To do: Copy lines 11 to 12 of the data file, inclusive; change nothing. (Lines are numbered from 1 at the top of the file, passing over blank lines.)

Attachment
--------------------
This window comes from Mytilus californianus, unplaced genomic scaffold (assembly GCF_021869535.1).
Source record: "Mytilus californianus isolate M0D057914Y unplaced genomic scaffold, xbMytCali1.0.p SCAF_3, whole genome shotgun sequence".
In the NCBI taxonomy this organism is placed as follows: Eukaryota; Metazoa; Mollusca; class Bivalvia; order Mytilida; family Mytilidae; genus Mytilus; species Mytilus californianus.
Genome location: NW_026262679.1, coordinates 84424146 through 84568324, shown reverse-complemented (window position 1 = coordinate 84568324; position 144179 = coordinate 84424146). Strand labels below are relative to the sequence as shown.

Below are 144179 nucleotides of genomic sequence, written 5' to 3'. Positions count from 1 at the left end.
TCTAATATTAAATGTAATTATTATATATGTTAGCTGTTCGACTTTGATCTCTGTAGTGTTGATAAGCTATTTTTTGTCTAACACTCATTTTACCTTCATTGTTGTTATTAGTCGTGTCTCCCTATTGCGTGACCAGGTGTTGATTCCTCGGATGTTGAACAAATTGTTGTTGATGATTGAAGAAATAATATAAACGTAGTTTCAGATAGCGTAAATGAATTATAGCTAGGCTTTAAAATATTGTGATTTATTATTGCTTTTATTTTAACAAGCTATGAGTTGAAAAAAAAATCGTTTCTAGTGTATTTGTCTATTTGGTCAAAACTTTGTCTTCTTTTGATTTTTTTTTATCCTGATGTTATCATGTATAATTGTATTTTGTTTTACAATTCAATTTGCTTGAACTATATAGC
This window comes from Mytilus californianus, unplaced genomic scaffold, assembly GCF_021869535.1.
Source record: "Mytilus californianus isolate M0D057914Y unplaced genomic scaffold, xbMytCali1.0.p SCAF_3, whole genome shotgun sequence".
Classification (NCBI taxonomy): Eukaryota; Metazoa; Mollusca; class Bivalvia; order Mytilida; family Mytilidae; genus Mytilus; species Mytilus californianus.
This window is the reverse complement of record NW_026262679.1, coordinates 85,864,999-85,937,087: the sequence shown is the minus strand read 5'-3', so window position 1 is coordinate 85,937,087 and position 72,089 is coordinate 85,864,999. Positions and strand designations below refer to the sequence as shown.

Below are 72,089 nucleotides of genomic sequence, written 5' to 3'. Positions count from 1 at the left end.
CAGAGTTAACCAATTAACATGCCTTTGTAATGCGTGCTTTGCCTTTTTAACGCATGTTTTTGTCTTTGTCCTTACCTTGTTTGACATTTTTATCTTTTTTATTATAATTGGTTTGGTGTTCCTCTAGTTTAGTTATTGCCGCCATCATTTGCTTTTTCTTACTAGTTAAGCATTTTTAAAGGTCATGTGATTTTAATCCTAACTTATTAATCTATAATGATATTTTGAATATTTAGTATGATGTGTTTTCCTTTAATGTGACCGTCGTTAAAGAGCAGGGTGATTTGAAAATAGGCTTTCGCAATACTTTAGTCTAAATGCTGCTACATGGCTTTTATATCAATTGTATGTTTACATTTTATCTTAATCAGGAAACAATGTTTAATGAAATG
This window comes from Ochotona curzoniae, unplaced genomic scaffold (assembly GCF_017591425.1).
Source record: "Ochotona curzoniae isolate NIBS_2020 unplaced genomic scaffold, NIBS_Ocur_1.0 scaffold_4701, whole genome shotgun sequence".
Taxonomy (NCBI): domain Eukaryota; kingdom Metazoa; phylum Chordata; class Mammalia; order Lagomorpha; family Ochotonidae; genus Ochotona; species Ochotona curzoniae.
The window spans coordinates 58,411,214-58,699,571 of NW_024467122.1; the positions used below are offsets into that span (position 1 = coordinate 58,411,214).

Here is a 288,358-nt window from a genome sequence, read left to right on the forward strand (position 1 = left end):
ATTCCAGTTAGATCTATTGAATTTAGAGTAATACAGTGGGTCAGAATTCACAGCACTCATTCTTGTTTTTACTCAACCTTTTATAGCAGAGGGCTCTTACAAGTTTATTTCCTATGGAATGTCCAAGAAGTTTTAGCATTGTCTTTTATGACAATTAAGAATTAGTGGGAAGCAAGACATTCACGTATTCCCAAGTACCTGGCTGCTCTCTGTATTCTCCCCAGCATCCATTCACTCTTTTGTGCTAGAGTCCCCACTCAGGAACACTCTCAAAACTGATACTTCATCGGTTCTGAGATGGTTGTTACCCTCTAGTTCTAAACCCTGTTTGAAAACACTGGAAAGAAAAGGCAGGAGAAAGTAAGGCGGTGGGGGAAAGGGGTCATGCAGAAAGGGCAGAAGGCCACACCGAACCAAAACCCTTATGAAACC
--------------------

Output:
Below are 72,089 nucleotides of genomic sequence, written 5' to 3'. Positions count from 1 at the left end.
CAGAGTTAACCAATTAACATGCCTTTGTAATGCGTGCTTTGCCTTTTTAACGCATGTTTTTGTCTTTGTCCTTACCTTGTTTGACATTTTTATCTTTTTTATTATAATTGGTTTGGTGTTCCTCTAGTTTAGTTATTGCCGCCATCATTTGCTTTTTCTTACTAGTTAAGCATTTTTAAAGGTCATGTGATTTTAATCCTAACTTATTAATCTATAATGATATTTTGAATATTTAGTATGATGTGTTTTCCTTTAATGTGACCGTCGTTAAAGAGCAGGGTGATTTGAAAATAGGCTTTCGCAATACTTTAGTCTAAATGCTGCTACATGGCTTTTATATCAATTGTATGTTTACATTTTATCTTAATCAGGAAACAATGTTTAATGAAATG